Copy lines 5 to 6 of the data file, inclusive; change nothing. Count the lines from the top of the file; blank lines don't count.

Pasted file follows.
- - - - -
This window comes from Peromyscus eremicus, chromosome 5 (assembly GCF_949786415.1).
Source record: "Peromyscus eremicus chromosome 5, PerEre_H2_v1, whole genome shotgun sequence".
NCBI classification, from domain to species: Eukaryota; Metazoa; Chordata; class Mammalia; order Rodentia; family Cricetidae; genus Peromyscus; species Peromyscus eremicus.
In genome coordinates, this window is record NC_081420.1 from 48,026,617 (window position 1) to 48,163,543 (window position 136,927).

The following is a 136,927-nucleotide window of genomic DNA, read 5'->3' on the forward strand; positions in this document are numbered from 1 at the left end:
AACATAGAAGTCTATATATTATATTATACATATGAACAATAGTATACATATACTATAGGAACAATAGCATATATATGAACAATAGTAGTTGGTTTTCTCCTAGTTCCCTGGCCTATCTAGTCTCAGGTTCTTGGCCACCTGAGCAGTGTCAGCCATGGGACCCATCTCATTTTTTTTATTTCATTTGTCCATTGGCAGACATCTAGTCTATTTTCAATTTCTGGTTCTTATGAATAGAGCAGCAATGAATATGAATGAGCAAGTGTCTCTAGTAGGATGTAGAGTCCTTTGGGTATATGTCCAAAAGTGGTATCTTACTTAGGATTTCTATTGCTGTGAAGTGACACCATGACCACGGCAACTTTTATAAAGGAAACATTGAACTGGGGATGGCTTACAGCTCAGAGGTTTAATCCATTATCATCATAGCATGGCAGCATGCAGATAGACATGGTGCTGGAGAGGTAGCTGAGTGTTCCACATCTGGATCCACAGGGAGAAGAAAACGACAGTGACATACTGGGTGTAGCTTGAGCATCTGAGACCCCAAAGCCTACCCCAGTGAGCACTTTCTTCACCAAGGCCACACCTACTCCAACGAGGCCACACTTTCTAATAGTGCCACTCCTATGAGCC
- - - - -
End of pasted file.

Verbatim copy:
The following is a 136,927-nucleotide window of genomic DNA, read 5'->3' on the forward strand; positions in this document are numbered from 1 at the left end:
AACATAGAAGTCTATATATTATATTATACATATGAACAATAGTATACATATACTATAGGAACAATAGCATATATATGAACAATAGTAGTTGGTTTTCTCCTAGTTCCCTGGCCTATCTAGTCTCAGGTTCTTGGCCACCTGAGCAGTGTCAGCCATGGGACCCATCTCATTTTTTTTATTTCATTTGTCCATTGGCAGACATCTAGTCTATTTTCAATTTCTGGTTCTTATGAATAGAGCAGCAATGAATATGAATGAGCAAGTGTCTCTAGTAGGATGTAGAGTCCTTTGGGTATATGTCCAAAAGTGGTATCTTACTTAGGATTTCTATTGCTGTGAAGTGACACCATGACCACGGCAACTTTTATAAAGGAAACATTGAACTGGGGATGGCTTACAGCTCAGAGGTTTAATCCATTATCATCATAGCATGGCAGCATGCAGATAGACATGGTGCTGGAGAGGTAGCTGAGTGTTCCACATCTGGATCCACAGGGAGAAGAAAACGACAGTGACATACTGGGTGTAGCTTGAGCATCTGAGACCCCAAAGCCTACCCCAGTGAGCACTTTCTTCACCAAGGCCACACCTACTCCAACGAGGCCACACTTTCTAATAGTGCCACTCCTATGAGCC